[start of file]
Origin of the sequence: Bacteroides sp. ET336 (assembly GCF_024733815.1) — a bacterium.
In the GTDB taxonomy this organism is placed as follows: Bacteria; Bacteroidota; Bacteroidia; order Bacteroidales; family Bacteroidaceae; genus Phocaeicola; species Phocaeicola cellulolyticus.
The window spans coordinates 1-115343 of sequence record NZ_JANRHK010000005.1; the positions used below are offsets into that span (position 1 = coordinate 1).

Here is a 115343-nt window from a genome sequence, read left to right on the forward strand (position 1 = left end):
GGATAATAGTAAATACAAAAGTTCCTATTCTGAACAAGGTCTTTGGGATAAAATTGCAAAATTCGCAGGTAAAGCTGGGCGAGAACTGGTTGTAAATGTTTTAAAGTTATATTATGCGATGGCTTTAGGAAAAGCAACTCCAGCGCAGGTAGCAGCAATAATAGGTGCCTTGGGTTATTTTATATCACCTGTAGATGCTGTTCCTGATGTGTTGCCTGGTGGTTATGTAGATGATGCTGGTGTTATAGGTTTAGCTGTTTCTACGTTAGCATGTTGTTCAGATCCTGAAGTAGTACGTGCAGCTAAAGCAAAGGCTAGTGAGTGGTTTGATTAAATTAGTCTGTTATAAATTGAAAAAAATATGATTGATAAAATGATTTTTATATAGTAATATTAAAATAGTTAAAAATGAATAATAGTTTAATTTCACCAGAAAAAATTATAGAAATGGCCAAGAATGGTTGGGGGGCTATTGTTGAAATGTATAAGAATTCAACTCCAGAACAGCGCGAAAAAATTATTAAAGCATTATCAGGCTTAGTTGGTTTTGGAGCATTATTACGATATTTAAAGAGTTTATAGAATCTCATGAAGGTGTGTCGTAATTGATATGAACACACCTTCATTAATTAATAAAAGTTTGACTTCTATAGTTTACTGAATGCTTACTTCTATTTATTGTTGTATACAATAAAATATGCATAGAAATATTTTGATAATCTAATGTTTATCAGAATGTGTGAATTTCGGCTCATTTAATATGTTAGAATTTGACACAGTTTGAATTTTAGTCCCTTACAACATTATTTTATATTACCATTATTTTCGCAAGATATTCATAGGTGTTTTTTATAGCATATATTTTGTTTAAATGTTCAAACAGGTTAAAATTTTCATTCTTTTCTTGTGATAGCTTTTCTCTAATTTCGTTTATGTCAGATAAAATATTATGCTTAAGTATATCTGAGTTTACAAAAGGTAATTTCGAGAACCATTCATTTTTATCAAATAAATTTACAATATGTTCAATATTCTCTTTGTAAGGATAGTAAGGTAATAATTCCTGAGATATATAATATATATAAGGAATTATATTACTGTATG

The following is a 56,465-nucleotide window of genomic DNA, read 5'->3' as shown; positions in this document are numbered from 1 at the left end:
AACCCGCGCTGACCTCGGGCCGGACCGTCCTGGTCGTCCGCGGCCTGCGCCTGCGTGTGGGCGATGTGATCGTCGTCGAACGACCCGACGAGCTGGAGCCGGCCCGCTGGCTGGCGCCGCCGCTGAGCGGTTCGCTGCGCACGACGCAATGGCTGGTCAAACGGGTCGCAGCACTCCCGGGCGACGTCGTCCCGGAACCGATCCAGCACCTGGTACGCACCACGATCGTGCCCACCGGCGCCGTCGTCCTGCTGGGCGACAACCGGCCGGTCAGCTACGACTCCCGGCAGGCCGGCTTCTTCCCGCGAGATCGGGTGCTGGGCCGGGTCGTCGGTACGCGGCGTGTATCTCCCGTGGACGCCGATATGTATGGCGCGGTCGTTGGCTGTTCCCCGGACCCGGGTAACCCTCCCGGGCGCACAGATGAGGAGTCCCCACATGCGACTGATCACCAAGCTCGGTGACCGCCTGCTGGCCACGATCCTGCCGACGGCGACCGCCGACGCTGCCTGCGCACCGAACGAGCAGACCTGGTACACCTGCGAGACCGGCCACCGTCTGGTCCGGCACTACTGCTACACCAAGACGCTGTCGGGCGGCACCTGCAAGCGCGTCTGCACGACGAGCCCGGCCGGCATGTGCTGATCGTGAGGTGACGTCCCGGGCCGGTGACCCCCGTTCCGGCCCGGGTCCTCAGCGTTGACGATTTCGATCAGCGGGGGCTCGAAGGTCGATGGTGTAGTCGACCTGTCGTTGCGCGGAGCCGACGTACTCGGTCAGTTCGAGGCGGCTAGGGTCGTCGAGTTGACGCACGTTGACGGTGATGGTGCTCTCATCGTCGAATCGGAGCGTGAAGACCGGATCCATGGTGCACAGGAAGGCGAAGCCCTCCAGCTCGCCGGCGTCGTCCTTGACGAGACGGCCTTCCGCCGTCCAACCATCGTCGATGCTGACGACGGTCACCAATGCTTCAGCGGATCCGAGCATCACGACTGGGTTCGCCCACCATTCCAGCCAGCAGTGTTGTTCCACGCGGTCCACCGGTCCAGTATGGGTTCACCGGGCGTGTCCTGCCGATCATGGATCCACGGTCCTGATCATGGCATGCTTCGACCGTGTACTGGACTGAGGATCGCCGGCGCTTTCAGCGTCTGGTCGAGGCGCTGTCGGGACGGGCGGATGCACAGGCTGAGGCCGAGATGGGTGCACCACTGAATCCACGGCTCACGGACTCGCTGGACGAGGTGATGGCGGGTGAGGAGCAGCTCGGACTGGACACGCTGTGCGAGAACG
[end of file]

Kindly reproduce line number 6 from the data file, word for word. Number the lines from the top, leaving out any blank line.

The following is a 56,465-nucleotide window of genomic DNA, read 5'->3' as shown; positions in this document are numbered from 1 at the left end: